• Print

Earned Attention: More than a stack of paper

Attention is the ultimate currency and the only commodity that matters

As an industry I think we’re getting weary of all the various “rich content” experiments and products floating around these days. I have to admit that most make me want to yawn and move on to the next item in my email inbox. Too many of them feel like a Frankenstein project where elements are grafted onto a traditional book and there’s a giant bolt sticking out of the neck.

Every so often one actually grabs my attention. Ironically, the latest one is called Earned Attention. I first watched the video embedded below and was curious to learn more about it. Here’s a quote from the video foreword that really resonated with me:

Attention is the ultimate currency. It is the ultimate scarce resource. It is the only commodity that matters.

How true. And even more so in the publishing world these days. We’re all talking about discovery and rising about all the noise. If you can truly earn the attention of your target audience you’re clearly doing something right, and “earn” is the key word here.

Here’s another quote from the end of the video below:

A book that you never actually finish.

I’ll bet that’s a turn-off to a lot of people. Most of us just want to read a book from start to finish and be done with it. Every so often though you want the book to be a part of an ongoing stream of information. That’s how I view Earned Attention. It’s one of those products that should continue feeding your brain with more insight, long after you read the last word of the printed book.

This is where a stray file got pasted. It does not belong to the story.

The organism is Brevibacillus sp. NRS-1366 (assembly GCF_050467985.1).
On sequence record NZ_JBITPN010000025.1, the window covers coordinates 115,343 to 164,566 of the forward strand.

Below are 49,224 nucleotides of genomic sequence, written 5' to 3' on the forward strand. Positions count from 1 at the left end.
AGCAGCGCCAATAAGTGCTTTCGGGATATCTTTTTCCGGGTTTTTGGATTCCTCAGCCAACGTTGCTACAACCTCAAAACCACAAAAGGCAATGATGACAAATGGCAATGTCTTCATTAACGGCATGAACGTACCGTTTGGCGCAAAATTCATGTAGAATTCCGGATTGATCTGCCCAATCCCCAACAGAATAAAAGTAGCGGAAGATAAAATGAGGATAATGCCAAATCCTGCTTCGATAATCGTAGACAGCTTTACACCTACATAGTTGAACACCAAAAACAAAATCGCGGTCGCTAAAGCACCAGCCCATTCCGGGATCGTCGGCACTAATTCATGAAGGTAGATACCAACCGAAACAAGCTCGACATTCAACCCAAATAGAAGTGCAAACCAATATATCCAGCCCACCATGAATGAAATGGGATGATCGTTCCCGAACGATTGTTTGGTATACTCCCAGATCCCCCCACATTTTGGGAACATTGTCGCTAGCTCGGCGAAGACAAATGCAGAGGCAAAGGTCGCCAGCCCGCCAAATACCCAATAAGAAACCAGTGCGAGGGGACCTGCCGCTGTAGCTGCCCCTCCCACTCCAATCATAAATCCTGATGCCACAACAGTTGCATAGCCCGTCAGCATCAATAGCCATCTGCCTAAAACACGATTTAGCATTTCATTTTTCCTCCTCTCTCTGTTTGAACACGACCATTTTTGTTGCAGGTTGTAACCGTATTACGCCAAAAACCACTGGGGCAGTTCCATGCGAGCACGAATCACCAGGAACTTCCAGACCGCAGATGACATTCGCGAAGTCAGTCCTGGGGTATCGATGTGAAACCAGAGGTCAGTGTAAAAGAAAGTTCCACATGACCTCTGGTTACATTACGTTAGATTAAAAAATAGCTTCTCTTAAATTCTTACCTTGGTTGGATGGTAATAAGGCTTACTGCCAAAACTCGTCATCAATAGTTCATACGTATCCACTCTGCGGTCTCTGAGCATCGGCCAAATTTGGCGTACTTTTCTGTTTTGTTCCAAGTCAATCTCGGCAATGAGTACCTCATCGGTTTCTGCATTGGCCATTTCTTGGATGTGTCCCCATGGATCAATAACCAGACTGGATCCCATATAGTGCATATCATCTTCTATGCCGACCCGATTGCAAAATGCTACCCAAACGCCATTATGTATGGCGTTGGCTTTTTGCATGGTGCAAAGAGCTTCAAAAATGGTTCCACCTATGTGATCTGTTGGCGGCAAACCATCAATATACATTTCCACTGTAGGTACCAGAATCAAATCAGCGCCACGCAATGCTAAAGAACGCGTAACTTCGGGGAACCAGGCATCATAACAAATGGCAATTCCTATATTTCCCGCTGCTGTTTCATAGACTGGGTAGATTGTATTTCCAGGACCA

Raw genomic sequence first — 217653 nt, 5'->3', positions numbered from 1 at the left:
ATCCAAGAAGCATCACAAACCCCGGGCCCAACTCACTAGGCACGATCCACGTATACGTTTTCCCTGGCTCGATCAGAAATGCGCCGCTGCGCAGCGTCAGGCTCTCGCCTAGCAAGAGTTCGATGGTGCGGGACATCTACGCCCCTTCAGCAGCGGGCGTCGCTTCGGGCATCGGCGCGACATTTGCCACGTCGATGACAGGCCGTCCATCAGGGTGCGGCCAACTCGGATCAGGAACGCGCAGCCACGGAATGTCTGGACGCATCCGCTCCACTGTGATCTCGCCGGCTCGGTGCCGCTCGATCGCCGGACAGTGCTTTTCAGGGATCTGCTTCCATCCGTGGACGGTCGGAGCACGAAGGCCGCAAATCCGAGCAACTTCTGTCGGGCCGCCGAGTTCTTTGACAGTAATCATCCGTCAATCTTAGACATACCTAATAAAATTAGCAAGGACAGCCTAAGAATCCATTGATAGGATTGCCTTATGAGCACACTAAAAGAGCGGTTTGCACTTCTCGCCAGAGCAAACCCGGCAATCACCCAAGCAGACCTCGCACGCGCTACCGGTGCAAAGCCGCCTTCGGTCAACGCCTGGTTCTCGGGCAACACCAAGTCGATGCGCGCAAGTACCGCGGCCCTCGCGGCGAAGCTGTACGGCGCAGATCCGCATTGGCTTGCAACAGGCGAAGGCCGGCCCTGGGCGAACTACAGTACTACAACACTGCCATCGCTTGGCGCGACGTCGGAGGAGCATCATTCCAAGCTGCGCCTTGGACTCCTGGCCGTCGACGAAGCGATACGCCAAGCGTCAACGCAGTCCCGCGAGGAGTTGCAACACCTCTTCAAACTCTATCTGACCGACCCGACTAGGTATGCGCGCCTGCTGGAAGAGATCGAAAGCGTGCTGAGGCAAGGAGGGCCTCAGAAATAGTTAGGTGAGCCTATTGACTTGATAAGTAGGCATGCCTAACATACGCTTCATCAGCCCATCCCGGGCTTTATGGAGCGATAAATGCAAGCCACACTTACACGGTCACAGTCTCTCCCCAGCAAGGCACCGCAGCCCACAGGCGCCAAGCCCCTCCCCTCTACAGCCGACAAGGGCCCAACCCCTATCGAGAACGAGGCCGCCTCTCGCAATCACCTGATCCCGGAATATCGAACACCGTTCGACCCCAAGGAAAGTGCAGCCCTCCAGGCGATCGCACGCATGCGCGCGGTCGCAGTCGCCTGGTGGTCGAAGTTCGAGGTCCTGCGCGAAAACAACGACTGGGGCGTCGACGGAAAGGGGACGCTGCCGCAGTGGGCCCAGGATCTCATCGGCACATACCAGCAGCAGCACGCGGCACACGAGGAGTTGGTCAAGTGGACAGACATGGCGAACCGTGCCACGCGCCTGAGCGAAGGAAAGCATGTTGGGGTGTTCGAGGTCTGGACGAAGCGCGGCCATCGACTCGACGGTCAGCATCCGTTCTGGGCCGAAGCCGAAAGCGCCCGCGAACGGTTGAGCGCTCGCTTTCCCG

I’m looking forward to digging into this one. My only disappointment is that the accompanying apps are for iOS only. As an Android convert I’ve decided this is the worst six-word sentence I’ve ever read:

Available for iOS (Android coming soon)

I see that sentence far too frequently. I guess I’ll have to dig out that first-gen iPad of mine and see if I can use the app there.

This post originally appeared on Joe Wikert’s Publishing 2020 site. It’s republished with permission.

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  • http://boekeman.blogspot.com/ Timo Boezeman

    Thanks for the attention Joe!

    Concerning on what you said about Android:
    “My only disappointment is that the accompanying apps are for iOS only. As an Android convert I’ve decided this is the worst six-word sentence I’ve ever read: Available for iOS (Android coming soon)”

    As a publisher you have to make choices and you have standards.

    First of all I would like to say that our aim is always to have our titles available on as many platforms as you can. This goes for print books, e-books but for apps, or whatever other form, as well. But the problem with apps is, that developing great apps for each platform, requires them to be tailor made. If you compromise on that, I makes your app inferior and under-performing. As a professional publisher, we want all our products to look and work great.

    Another problem that links to this one, is that Android has 100′s of devices. Each with a different screen size, processor, available memory, etc. This makes it very hard to create a great product that will work on all of them in the same way. And again, if you do choose to do so, you will compromise on quality and come up with an average product.

    The other big reason for, at least, starting with iOS as app platform, is that iOS users tend to spend far more money on apps than users of other platforms like Android. And because it’s still business, and because it’s already difficult enough to earn your investments back, let alone make a profit with it, the choice for iOS is a logical one in my (and many others) opinion.

    I know that Android users ‘hate’ it when apps do come available on iOS and not on their platform, but I hope this clears things a bit up on why a publisher does this. It has absolutely nothing to do with disliking Android as a platform. It’s all about delivering the bets possible product and trying to earn money with it.

    • jwikert

      Hi Timo. I don’t blame you for the decision to go iOS-only. I’m sure I would have done the same thing in your situation. And I realized this is the sort of situation I’d run into when I switched from iOS to Android. It can be a bit disappointing at times but I still don’t regret making the switch.